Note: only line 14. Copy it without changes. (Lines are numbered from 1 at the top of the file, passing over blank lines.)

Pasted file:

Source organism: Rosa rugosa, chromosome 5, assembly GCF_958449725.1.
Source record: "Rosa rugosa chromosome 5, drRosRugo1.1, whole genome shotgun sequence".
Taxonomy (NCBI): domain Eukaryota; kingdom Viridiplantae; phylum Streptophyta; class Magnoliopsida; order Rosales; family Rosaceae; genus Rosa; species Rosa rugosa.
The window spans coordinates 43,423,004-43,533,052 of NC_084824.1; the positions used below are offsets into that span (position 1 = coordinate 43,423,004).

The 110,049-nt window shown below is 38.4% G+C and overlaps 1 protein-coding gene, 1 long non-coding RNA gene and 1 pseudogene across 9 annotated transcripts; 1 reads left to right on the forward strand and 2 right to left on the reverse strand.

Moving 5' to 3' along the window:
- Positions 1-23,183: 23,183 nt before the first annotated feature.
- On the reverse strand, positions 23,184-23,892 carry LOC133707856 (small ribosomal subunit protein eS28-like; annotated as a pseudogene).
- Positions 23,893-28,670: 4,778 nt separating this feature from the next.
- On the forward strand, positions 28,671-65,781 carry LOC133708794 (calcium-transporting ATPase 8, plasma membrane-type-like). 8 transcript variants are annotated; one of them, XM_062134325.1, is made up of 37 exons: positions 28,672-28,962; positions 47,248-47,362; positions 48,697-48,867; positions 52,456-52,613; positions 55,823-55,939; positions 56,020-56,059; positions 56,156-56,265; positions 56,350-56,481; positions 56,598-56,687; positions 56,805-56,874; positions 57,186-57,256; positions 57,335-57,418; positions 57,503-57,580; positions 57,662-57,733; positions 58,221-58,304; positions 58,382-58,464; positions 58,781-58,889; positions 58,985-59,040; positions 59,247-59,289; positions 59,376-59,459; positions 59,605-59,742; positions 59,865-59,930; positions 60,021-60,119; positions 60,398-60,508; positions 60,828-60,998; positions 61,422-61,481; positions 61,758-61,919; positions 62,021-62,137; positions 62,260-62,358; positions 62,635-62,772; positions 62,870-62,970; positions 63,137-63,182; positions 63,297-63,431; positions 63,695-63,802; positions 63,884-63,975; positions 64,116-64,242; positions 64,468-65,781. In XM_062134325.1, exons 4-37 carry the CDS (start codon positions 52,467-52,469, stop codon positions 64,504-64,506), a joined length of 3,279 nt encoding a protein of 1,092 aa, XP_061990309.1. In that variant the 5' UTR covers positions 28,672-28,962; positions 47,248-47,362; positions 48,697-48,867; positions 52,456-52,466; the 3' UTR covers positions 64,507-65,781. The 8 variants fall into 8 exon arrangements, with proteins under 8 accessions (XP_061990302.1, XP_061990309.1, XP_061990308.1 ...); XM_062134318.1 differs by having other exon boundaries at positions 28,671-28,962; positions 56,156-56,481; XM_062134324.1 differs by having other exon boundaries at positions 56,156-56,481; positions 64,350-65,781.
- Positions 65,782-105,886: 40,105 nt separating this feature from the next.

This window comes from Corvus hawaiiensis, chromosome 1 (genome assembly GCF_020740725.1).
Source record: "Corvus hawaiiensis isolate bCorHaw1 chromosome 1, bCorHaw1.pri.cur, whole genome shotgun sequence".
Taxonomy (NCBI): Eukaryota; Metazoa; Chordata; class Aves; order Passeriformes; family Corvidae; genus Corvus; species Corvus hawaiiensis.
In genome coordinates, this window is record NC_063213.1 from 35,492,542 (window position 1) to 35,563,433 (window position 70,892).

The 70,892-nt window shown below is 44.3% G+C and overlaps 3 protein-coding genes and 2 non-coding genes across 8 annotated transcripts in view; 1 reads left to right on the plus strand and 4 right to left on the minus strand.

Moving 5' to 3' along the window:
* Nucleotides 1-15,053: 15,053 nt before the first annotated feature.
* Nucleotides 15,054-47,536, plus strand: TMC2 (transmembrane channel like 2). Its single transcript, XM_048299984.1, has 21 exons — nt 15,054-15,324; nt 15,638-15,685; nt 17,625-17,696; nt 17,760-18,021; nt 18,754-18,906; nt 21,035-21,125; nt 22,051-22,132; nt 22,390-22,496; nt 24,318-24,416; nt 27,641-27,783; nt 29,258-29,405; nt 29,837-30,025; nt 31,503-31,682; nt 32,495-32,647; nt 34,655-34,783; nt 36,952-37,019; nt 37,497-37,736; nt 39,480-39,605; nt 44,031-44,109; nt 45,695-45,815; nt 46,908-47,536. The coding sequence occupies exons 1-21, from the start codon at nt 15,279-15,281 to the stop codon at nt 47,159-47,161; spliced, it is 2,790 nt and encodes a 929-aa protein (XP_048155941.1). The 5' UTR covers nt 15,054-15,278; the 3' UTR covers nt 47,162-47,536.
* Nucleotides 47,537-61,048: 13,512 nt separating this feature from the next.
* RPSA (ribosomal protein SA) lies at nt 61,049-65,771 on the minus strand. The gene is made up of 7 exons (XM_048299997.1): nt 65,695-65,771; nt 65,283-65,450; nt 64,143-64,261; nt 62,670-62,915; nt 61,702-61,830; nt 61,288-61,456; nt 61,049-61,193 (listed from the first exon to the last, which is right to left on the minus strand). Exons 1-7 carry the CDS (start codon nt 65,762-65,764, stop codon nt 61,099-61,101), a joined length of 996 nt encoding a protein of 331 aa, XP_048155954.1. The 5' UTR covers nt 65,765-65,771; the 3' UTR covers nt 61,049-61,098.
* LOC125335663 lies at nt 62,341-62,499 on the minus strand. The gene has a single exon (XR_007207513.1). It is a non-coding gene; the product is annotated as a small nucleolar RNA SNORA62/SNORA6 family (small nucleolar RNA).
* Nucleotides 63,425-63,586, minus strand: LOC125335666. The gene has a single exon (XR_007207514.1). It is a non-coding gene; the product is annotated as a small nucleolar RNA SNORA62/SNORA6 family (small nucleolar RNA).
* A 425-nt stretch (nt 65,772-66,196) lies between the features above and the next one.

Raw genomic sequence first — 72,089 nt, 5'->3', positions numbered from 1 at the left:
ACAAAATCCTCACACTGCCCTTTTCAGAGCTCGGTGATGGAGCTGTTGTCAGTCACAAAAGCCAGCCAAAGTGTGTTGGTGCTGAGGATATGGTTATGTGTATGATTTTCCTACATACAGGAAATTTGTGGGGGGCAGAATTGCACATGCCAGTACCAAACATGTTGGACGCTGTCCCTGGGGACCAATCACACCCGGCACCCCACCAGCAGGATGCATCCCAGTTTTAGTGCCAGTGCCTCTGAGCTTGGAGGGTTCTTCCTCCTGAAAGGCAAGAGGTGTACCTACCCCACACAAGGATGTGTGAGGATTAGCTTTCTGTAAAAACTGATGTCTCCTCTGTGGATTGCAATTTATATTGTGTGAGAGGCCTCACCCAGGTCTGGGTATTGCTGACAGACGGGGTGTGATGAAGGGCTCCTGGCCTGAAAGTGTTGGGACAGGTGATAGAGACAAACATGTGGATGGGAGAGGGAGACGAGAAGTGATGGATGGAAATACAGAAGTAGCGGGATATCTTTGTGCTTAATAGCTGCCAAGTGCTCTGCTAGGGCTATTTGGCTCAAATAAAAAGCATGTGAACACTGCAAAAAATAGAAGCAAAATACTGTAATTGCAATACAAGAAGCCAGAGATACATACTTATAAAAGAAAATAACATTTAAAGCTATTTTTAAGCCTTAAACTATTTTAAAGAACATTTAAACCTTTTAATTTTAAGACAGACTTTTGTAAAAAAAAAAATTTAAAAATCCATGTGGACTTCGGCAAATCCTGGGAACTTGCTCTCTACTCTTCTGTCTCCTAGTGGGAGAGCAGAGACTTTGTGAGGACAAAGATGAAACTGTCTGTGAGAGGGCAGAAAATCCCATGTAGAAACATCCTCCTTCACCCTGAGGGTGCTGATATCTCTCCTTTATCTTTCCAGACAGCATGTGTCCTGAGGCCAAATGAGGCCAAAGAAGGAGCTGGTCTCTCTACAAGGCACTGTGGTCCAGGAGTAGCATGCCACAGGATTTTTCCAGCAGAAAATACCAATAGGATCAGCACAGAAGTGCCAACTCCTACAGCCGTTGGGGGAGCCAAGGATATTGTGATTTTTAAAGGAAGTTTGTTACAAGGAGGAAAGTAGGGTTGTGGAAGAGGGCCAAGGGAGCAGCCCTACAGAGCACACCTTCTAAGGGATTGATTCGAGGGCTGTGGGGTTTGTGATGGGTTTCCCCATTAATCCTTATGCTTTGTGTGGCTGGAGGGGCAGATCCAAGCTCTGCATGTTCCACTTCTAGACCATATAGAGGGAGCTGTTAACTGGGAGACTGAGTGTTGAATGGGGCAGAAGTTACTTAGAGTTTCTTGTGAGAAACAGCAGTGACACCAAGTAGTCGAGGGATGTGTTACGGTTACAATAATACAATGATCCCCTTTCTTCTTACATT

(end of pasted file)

Taxonomy (NCBI): Eukaryota; Metazoa; Chordata; class Aves; order Passeriformes; family Corvidae; genus Corvus; species Corvus hawaiiensis.